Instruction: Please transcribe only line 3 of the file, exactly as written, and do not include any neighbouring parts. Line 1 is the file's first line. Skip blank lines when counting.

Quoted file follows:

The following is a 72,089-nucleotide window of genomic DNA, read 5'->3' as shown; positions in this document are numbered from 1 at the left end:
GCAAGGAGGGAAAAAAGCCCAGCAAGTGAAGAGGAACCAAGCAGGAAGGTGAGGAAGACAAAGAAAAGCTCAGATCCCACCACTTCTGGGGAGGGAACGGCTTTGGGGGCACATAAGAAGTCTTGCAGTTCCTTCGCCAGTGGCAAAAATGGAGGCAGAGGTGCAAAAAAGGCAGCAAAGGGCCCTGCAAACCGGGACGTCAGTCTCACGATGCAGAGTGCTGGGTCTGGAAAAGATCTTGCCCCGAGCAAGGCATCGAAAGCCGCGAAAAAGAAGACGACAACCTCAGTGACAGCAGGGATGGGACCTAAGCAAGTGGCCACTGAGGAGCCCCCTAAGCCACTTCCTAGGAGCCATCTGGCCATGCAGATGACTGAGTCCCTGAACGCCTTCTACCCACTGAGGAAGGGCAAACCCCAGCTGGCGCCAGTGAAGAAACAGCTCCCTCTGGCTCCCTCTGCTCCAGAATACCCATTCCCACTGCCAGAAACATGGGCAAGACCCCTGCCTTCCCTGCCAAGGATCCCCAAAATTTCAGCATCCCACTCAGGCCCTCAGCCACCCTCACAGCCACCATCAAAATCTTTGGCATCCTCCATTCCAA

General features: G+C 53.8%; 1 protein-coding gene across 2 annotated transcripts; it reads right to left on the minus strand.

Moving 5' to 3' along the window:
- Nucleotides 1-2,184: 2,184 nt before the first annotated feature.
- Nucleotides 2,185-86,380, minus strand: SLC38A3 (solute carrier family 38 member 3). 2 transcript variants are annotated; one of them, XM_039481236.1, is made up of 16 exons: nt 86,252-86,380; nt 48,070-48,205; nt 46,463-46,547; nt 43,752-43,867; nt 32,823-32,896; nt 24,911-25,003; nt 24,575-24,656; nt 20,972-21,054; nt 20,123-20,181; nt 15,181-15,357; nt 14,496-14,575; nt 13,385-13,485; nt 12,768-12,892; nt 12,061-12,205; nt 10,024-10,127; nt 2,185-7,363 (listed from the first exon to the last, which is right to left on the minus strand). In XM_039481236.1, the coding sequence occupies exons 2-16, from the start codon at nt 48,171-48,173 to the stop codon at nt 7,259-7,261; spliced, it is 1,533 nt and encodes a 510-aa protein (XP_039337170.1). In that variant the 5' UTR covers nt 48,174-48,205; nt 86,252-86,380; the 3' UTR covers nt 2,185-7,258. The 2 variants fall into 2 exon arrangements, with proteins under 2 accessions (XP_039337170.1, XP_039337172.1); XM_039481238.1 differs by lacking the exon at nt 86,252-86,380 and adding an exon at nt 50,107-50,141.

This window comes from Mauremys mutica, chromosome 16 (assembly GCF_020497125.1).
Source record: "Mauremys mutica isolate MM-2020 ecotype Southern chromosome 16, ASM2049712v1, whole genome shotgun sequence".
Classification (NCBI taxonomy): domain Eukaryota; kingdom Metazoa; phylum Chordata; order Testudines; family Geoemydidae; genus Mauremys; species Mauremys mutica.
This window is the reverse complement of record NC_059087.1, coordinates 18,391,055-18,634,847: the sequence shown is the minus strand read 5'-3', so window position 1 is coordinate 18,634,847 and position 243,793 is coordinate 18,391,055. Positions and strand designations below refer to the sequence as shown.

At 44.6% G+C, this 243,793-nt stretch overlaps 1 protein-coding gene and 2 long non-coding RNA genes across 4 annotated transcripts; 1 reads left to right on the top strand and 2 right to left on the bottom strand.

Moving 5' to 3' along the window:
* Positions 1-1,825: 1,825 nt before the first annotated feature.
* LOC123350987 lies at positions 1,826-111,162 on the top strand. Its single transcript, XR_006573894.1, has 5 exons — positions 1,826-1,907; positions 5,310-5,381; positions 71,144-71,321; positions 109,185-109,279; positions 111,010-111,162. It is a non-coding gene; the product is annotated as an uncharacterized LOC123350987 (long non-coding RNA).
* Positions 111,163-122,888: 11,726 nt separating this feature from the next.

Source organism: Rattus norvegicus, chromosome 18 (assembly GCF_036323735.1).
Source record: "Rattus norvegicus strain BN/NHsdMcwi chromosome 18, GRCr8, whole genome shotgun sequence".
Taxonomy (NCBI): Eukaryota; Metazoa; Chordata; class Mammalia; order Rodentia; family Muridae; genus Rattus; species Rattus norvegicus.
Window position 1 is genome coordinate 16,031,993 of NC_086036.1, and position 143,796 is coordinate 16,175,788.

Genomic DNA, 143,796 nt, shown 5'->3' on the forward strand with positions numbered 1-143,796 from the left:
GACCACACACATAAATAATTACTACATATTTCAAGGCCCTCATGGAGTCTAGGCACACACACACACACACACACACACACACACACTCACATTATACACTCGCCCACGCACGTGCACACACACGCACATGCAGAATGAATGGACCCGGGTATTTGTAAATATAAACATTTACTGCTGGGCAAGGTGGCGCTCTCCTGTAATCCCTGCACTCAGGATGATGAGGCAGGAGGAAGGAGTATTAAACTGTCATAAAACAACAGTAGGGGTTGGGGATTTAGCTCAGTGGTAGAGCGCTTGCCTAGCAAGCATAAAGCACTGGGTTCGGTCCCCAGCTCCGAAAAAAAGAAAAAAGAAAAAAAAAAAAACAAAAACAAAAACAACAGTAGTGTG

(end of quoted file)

General features: G+C 53.8%; 1 protein-coding gene across 2 annotated transcripts; it reads right to left on the minus strand.